Election promises no end to Greece’s agony

By Dina Kyriakidou

Greece’s mainstream parties may defeat a radical leftist leader whose policies could force the country out of the euro, but victory in the election on June 17 is unlikely to be conclusive and another vote may be on the horizon.

The upstart leftist SYRIZA party is running neck-and-neck with conservative New Democracy ahead of the second national election in six weeks as Greece reels from a debt crisis that is shaking the euro to its core.

Even if New Democracy, which is currently slightly ahead in opinion polls, can form a government with support from the socialists and perhaps others, it is thought likely to buckle under the weight of the enormous task ahead.

“We are talking about postponing the inevitable for a short time,» said political analyst John Loulis. «It won’t last more than a few months.”

Enraged with mainstream parties that have imposed the harsh cuts prescribed in the 130 billion euro ($162.03 billion) rescue deal from international lenders, Greeks overwhelmingly backed smaller parties, putting the radical left into second place in an inconclusive election on May 6.

SYRIZA has been telling Greeks that the European Union is bluffing when it threatens to cut off its aid lifeline unless Athens takes painful reform measures. Party leader Alexis Tsipras’s pledges to nationalise banks and reverse budget cuts have led markets and international lenders to compare him to Venezuela’s president, Hugo Chavez.

Greeks themselves are increasingly sceptical of his anti-markets rhetoric and Tsipras may not be able to capitalise on his recent success. Even if it does win, SYRIZA is likely to find that the state’s coffers are empty and its term of office will be short-lived.

Greeks have been ready to take to the streets in violent protests against the austerity measures prescribed by the European Union and the International Monetary Fund. But opinion polls show that while most oppose the terms of the bailout they still want Greece to stay in the euro, something that Tsipras says he can offer.

But international lenders have made clear that Athens must meet its reform pledges if it is to receive further loan instalments. The government has warned it may run out of cash as early as this month.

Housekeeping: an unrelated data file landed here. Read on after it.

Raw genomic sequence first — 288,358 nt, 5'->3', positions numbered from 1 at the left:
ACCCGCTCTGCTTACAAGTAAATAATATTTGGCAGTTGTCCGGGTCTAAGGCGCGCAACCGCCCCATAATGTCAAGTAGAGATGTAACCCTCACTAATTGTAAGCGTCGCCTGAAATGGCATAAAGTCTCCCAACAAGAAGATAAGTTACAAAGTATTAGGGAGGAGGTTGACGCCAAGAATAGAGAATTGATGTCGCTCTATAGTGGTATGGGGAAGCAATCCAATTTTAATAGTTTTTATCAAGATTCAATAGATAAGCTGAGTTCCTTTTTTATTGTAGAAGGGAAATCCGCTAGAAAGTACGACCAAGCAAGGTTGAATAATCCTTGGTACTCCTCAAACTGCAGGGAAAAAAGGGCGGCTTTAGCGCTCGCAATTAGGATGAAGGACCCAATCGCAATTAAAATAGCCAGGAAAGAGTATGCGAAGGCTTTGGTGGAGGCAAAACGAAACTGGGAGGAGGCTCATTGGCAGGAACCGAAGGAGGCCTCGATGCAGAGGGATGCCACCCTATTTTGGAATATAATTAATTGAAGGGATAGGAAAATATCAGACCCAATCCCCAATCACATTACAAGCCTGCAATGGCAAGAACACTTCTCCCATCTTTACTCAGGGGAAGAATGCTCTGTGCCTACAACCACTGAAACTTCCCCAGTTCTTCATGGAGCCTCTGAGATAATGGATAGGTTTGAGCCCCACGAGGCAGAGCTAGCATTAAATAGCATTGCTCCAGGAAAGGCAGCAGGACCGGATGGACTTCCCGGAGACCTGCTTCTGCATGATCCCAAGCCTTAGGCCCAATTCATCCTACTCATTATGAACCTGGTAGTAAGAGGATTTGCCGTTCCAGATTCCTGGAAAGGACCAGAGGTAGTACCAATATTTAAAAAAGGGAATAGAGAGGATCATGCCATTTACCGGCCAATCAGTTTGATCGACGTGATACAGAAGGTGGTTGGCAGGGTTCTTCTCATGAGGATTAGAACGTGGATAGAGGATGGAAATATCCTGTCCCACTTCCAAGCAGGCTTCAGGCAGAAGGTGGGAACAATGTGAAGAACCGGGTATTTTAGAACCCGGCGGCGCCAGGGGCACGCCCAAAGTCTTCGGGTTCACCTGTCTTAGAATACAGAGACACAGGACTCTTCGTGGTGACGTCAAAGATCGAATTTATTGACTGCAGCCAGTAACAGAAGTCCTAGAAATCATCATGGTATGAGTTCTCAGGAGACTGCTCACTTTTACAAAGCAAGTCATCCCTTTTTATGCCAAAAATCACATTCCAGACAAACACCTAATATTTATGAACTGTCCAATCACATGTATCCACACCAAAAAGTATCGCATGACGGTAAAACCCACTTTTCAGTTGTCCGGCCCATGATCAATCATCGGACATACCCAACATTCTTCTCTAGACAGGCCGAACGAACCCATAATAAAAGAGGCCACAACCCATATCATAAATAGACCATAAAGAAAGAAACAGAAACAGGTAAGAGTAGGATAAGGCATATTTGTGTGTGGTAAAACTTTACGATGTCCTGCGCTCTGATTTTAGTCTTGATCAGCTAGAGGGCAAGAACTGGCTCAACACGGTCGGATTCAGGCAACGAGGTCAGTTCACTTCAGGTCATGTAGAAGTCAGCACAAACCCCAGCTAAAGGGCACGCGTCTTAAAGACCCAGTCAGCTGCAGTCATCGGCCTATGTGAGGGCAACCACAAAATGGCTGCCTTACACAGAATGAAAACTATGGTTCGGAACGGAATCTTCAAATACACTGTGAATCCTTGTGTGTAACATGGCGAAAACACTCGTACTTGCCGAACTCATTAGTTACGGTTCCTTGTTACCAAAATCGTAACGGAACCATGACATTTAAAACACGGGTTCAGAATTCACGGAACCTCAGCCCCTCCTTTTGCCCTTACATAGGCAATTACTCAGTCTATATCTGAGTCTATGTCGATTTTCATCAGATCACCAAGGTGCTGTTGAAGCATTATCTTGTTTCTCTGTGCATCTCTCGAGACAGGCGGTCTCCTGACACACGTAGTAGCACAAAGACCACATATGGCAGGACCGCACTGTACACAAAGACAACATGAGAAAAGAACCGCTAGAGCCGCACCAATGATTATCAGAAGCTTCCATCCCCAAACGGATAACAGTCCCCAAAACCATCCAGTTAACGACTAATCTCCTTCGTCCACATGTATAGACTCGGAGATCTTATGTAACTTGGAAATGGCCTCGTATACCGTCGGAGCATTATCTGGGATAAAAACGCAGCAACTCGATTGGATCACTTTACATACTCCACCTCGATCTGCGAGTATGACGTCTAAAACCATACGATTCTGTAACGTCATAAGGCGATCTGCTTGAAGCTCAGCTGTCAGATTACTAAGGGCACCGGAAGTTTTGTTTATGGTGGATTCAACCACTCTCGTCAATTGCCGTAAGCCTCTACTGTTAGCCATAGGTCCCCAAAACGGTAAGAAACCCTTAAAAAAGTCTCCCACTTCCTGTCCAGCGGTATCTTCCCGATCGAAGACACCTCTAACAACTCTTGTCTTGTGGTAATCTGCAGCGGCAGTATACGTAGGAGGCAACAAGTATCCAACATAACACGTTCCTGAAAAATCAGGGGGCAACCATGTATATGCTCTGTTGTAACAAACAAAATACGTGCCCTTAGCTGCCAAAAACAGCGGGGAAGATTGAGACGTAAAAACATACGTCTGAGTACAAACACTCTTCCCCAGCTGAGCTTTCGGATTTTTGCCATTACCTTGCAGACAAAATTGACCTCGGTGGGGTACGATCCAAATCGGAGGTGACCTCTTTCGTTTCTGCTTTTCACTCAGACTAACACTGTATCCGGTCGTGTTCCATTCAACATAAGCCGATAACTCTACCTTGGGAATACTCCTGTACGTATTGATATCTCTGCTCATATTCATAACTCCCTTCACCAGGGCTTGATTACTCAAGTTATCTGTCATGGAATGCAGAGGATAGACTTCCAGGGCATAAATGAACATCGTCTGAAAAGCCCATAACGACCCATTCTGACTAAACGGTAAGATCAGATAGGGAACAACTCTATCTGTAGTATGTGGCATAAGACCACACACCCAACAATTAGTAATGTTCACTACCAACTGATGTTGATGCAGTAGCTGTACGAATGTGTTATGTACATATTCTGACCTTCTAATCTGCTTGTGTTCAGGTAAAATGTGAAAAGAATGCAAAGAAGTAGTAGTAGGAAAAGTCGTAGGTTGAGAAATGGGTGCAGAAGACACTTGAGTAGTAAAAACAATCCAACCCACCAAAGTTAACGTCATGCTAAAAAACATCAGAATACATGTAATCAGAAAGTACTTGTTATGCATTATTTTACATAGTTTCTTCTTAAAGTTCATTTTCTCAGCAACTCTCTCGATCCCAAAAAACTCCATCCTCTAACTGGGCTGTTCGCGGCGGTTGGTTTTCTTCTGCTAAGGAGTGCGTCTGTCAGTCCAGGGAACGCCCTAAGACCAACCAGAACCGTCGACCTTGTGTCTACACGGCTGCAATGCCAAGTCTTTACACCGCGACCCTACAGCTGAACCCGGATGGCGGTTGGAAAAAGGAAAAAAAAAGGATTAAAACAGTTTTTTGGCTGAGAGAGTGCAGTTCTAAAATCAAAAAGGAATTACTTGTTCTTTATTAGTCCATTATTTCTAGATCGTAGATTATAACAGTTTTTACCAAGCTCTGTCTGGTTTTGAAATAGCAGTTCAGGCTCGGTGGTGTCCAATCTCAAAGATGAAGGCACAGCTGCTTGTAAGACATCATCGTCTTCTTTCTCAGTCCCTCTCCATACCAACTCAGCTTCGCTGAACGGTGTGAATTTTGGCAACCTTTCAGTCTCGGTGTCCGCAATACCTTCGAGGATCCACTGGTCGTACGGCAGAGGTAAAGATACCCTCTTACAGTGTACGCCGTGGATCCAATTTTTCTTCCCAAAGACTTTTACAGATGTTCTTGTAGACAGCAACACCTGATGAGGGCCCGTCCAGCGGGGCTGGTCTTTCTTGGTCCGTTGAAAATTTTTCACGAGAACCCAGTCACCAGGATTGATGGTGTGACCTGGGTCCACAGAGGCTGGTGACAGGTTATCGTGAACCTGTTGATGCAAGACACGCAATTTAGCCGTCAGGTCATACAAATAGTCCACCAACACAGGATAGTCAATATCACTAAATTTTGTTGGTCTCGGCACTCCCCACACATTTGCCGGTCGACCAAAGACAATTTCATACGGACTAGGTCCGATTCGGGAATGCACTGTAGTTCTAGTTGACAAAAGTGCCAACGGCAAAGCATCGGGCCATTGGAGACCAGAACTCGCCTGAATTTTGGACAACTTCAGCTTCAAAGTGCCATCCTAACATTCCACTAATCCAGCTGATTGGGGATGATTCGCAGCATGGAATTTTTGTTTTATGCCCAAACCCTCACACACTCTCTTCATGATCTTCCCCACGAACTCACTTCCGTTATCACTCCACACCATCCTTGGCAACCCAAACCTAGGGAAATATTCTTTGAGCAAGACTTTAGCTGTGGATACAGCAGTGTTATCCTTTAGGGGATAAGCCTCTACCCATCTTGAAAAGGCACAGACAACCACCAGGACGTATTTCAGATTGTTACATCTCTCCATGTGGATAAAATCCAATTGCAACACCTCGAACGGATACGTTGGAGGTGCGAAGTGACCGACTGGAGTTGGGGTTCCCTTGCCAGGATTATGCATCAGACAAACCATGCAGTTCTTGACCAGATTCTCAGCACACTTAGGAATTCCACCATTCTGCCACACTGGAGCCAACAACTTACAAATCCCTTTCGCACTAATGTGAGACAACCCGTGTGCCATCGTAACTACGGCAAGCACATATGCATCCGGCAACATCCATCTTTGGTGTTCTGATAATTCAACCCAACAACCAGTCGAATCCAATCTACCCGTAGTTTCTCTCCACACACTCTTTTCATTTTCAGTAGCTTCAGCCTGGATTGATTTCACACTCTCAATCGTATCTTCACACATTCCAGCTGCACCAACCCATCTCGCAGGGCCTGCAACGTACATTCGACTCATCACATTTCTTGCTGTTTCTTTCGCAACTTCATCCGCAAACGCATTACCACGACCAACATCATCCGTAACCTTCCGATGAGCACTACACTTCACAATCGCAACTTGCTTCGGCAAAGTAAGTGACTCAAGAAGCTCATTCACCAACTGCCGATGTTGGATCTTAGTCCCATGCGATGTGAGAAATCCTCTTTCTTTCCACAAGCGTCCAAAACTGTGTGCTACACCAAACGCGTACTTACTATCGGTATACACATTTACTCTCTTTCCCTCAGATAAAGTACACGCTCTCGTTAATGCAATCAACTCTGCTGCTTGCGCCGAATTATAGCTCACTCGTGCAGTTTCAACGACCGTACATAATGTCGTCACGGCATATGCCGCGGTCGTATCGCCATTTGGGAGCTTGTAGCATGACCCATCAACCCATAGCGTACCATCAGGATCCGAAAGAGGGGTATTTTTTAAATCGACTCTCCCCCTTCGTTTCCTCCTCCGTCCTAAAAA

In the May 6 election, politicians underestimated public anger over decades of mismanagement and corruption and paid the price for running traditional left versus right campaigns.

This time, parties are scrambling to woo voters on a pro or anti-bailout platform. Tsipras rejects the rescue deal that has plunged Greece into its worst recession in decades, while New Democracy leader Antonis Samaras insists that would mean certain exit from the euro.

“This round is like a runoff election, with the two of them going for top spot,» said Takis Theodorikakos, head of GPO pollsters. «SYRIZA is sticking to its guns, trying to rally leftist voters, and New Democracy is campaigning on a euro-or-drachma dilemma.”

Opinion polls show a good measure of public anger has been vented in the first election and voters are reluctantly returning to the bigger parties, but the result is still far from certain.

The battle will be fought over membership of the euro, as rage against the two main parties has waned and Greeks are slowly realising they face an impending catastrophe.

“I don’t believe in Samaras but there is no other option for the country,» said Nektarios Yiavasoglu, a 52-year-old Athens dentist who will vote for New Democracy. «It’s the only way to stay in Europe. Tsipras looks like he’s set on ruining the country.”

Samaras, whose insistence on calling an election last month by tacitly withdrawing support from the coalition of technocrat prime minister Lucas Papademos led to the political impasse, wants to renegotiate parts of the bailout with a view to boosting growth.

Sources at New Democracy say he hopes to rally all the pro-bailout parties if he comes first on Sunday.

“We want the bailout to change but we want to stay in the euro,» a party aide said. «The debate is about drachma or euro, catastrophe or growth.”

Although the party that wins the most votes gets an extra 50 deputies in the 300-seat parliament, none is seen winning outright and another round of painful negotiations will almost certainly follow the vote.

Parties will however be under more pressure to form some kind of government this time around as people are fed up with repeated elections.

A New Democracy government, with the support or tolerance of the PASOK socialists who came third in May after ruling the country for decades, would face a Herculean task.

Greece must come up with an additional 11 billion euros of budget cuts by June, improve tax collecting to make up for massive levels of evasion, and push through a series of long overdue market and labour reforms in order to collect more money from the EU and the IMF.

With an emboldened SYRIZA stepping up protests and special interest groups such as lawyers and pharmacists – traditionally pro-New Democracy – resisting the liberalisation of their professions, the conservatives are unlikely to make much headway and SYRIZA may be playing a longer game.

“The moves will be half hearted and the bailout instalments will be delivered drop by drop,» Loulis said. «Tsipras will be biding his time, waiting for New Democracy to collapse so he can win outright.”


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